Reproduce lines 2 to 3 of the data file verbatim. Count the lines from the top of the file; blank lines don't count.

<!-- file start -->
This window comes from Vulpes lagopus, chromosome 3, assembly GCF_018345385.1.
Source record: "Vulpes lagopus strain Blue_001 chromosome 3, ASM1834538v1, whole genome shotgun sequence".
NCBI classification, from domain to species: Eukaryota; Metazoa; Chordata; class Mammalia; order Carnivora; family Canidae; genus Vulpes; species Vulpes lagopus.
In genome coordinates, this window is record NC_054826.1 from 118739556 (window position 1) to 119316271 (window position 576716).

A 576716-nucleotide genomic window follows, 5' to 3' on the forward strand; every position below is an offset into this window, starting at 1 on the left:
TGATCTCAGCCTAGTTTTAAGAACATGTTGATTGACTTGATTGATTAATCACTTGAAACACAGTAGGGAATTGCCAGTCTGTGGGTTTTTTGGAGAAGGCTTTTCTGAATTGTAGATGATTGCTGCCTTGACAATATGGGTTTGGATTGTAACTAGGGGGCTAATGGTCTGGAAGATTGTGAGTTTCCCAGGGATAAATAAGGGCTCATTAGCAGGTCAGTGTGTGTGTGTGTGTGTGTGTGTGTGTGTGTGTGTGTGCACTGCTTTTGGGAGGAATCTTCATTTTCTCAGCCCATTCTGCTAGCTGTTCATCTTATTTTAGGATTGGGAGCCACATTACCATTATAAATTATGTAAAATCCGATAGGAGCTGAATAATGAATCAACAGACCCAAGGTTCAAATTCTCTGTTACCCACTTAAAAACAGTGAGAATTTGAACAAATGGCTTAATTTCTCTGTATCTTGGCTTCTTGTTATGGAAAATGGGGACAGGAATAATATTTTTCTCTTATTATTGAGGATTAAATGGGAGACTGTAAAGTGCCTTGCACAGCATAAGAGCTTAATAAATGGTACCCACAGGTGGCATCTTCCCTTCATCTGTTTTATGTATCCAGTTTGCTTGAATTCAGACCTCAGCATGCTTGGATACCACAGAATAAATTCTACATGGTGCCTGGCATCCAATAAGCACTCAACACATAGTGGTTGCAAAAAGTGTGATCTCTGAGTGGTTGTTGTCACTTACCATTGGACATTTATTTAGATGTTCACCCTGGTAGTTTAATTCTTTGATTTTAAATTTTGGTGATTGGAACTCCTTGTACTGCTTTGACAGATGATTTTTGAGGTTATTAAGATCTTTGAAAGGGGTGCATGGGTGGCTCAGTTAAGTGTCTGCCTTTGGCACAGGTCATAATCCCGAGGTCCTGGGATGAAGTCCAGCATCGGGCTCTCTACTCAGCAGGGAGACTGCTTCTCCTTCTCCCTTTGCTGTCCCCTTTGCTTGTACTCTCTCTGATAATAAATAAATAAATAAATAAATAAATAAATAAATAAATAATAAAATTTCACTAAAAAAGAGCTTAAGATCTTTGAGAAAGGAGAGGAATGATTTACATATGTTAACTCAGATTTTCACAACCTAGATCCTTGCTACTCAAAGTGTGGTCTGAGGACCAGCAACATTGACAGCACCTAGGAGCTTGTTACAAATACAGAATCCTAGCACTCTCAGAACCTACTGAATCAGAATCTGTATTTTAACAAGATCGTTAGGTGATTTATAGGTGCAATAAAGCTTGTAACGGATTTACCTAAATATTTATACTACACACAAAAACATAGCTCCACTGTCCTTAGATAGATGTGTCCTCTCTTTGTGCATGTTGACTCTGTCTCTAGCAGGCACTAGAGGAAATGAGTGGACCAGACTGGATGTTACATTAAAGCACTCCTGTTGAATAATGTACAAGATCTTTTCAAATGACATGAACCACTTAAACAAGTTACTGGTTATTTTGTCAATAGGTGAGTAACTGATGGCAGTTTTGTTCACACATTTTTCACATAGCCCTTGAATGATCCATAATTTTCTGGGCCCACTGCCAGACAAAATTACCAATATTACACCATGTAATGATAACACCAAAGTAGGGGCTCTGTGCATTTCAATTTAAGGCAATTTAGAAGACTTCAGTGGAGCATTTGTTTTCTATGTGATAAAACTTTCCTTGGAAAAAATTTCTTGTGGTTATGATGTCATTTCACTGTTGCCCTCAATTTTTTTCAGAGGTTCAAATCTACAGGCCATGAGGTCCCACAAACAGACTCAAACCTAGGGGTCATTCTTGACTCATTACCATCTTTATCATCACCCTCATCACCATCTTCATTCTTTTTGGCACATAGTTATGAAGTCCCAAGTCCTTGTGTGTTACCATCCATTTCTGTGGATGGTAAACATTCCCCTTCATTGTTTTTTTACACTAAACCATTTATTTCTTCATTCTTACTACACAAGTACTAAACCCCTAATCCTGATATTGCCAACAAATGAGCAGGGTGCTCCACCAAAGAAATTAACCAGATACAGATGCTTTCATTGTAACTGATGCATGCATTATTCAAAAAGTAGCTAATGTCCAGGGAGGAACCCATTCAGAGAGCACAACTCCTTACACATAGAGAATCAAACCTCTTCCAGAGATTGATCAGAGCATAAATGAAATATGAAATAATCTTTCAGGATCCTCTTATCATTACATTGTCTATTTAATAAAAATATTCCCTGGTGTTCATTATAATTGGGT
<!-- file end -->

Source record: "Vulpes lagopus strain Blue_001 chromosome 3, ASM1834538v1, whole genome shotgun sequence".
NCBI classification, from domain to species: Eukaryota; Metazoa; Chordata; class Mammalia; order Carnivora; family Canidae; genus Vulpes; species Vulpes lagopus.